Fiat Lux was the motto of my ("high school," to Americans) Queen's College in Bridgetown, Barbados. I remembered this recently when, while attempting to dust, I pulled out an old copy of The Oxford Book of Verse from the bookshelf and saw the motto on the cover. It was a school prize, for "good work in Form VI b" of which I'd been rather proud. I was a lonely ex-pat in those days and something of a "swot." Studying was how I filled my time as a "stranger in a strange land," while others were spending their free time with family and friends.
What is the definition of that "light"? I used to believe--this being a school gift, after all--that this "light" was knowledge, and while that's certainly a way of looking at this motto, I'm beginning to see that the "light" mentioned here is perhaps a much simpler concept. Maybe it's just as simple as one word--Hope.
Reading an article by Pulitzer Prize winning journalist, Elizabeth Kolbert, I was struck by this sentence: "Despair is unproductive. It's also a sin." Those two short sentences got me pondering, especially as I am someone who finds themselves often stuck in "the slough of despond," expecially after looking at the news.
Spalding Gray in his "Swimming to Cambodia" speaks of "the cloud of Evil" which continually circles the world, waiting for an opening in which to manifest This image struck me powerfully. When people give up, believing that reality is "hopeless" or "impossible" to change, that attitude simply throws the door open for the Darkness, destroying people, communities, societies--even planets.
What's is the opposite of despair, then? Hope, of course. In the words of the familiar little song:
"This little light of mine, I'm gonna let it shine..."
~Bishop Desmond Tutu
Maybe that particular light is the one we all carry, the ability to care for others, to share what we have. It can be as simple as a phone call to an aging relative or looking in on a elderly neighbor, or volunteering at a shelter, planting a tree or a garden.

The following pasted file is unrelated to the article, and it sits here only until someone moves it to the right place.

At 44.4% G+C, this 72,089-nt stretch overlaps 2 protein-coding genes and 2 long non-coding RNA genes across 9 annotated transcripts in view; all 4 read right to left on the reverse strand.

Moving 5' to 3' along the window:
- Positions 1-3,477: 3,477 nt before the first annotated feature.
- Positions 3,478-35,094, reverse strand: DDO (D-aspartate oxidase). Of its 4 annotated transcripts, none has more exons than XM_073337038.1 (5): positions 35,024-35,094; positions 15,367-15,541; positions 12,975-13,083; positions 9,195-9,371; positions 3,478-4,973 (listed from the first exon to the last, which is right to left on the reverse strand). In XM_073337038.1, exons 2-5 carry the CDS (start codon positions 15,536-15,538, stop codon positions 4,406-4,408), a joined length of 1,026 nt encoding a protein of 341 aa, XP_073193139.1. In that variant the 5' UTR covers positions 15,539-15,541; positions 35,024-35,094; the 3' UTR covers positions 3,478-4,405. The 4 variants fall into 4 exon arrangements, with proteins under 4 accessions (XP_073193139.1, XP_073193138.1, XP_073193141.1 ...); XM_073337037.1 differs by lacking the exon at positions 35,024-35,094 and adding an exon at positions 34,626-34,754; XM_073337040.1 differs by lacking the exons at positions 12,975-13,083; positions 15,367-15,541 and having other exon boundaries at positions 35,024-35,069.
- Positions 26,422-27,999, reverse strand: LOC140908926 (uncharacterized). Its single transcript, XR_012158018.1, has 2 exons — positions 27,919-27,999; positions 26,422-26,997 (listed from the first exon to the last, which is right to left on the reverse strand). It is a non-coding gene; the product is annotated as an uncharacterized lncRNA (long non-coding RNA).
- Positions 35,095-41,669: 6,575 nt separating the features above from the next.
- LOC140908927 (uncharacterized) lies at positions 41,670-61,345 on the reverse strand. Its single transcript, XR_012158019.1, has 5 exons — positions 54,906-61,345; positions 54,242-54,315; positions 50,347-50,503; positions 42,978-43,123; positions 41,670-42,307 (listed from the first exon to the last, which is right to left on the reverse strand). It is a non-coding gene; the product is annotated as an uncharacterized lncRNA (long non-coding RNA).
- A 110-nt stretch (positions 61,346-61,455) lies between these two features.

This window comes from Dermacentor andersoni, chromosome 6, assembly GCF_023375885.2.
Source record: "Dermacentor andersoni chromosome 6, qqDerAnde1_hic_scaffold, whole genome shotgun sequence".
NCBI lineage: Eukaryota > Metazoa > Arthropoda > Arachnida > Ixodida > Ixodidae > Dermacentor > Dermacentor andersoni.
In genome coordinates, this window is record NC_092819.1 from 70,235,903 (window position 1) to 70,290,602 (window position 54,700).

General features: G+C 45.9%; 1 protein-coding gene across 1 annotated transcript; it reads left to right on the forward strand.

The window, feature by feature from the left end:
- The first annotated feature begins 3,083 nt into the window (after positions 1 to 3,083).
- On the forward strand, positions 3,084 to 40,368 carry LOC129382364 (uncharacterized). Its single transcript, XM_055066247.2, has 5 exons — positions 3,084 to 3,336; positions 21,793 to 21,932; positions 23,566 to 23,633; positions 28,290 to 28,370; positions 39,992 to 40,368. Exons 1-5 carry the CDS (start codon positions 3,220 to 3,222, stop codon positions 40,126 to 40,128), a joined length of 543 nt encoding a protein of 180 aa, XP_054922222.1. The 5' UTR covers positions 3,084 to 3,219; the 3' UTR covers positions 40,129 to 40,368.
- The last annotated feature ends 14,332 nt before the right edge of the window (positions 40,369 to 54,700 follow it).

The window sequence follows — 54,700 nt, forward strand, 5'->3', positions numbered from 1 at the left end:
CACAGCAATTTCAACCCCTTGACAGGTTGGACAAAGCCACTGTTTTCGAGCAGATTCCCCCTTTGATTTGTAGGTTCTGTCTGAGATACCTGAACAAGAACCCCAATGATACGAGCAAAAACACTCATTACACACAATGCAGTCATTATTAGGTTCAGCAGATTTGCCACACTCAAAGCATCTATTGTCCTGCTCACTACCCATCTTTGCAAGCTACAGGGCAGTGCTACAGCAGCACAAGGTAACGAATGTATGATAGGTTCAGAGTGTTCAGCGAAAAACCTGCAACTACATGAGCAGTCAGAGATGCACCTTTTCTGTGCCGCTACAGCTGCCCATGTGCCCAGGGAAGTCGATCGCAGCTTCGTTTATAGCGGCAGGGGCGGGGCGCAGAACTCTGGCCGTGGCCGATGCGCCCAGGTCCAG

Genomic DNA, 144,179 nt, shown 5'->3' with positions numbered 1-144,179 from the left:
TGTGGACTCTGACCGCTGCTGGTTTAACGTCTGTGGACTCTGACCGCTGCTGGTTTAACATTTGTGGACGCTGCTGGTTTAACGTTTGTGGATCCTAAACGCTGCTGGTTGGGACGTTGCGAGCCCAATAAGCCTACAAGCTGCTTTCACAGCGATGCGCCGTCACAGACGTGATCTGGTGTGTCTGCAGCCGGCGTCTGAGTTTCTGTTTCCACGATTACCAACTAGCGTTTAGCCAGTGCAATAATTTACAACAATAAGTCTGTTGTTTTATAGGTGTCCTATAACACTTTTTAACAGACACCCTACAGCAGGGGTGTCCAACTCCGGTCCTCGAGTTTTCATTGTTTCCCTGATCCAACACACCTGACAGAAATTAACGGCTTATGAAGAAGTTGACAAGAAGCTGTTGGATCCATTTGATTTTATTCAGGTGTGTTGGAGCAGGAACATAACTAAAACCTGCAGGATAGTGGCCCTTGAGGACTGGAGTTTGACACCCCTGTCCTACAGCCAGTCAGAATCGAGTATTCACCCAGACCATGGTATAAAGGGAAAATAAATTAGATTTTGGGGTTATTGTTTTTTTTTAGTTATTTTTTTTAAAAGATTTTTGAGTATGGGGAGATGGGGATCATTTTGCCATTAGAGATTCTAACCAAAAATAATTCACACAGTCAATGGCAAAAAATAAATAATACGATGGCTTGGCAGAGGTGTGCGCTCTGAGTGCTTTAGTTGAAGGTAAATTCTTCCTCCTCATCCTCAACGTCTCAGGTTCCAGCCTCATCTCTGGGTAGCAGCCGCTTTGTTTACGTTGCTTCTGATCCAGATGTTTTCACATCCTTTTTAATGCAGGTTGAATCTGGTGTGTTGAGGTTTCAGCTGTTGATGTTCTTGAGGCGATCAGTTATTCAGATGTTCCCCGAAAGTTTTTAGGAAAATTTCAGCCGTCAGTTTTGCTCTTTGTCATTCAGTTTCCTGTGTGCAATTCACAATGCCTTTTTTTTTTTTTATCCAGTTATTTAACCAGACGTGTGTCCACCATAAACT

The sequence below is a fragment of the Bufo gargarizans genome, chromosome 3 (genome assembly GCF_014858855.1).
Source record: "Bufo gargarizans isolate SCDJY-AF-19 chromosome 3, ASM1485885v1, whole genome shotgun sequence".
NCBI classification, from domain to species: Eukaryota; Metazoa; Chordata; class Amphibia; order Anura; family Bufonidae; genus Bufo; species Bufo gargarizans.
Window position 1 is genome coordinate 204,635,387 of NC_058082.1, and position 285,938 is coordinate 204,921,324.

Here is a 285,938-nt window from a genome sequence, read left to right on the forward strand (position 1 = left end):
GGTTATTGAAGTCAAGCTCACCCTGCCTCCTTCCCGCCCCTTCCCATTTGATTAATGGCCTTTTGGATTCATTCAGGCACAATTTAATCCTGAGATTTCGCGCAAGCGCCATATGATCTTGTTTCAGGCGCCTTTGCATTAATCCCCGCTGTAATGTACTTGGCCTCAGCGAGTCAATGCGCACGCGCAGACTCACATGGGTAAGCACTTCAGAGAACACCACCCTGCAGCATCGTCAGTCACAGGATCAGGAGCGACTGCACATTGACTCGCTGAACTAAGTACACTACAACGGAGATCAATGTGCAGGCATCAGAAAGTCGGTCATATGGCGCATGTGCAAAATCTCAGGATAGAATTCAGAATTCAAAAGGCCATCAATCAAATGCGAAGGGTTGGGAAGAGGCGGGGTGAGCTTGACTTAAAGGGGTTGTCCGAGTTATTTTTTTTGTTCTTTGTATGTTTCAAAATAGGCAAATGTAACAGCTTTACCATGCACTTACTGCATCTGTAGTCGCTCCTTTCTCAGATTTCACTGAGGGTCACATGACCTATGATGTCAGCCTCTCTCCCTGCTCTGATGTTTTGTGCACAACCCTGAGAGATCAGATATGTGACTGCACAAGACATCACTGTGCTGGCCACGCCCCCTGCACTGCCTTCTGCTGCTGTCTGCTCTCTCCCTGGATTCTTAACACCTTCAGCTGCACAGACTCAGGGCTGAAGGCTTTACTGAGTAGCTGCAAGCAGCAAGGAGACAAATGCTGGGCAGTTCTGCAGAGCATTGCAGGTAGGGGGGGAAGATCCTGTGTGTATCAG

"There is some good in this world, and it's worth fighting for." ~JRR Tolkien
"In a time of destruction, create something." ~ Maxine Hong Kingston
Despair can be cast off through action, perhaps something as simple as cleaning, decluttering, writing a blog or a letter to the editor. Even if you feel defeated before you start and believe you aren't going to be able to make anything in your future better, you did take an action that can improve your immediate surroundings, or, at least, your state of mind.
If it's just seems too pointless to clean or cook or write another letter to your newspapers/political leaders, sit down and write a gratitude list. At first I scoffed at this practice, but consider. Perhaps you can find three things you are thankful for.
If you are in a house, under a roof, more or less warm and with internet access and time to read this--well there's three luxuries right there. On a more basic level, most of us also have friends or family, even if they are far away. Most of mine, especially since Covid, are far away and inaccessible for various reasons, except through the 'net. You might talk to a friend, neighbor, to your cat/dog/bird. Write a poem. Greet the sun, admire the clouds or the birds/squirrels at your feeder, the local Canada Geese who have never learned to migrate.
Or, as I'm speaking here to readers and writers, talk to yourself! Begin to tell yourself a story, which is what I have done ever since I was little and feeling sad and alone.
Happy New Year!
Lovely post, Juliet. I think this is why we write fiction where the good people get rewarded, and evil is defeated. Good fiction brings hope, light, and a vision of a better possible future. Thanks for sharing.ReplyDelete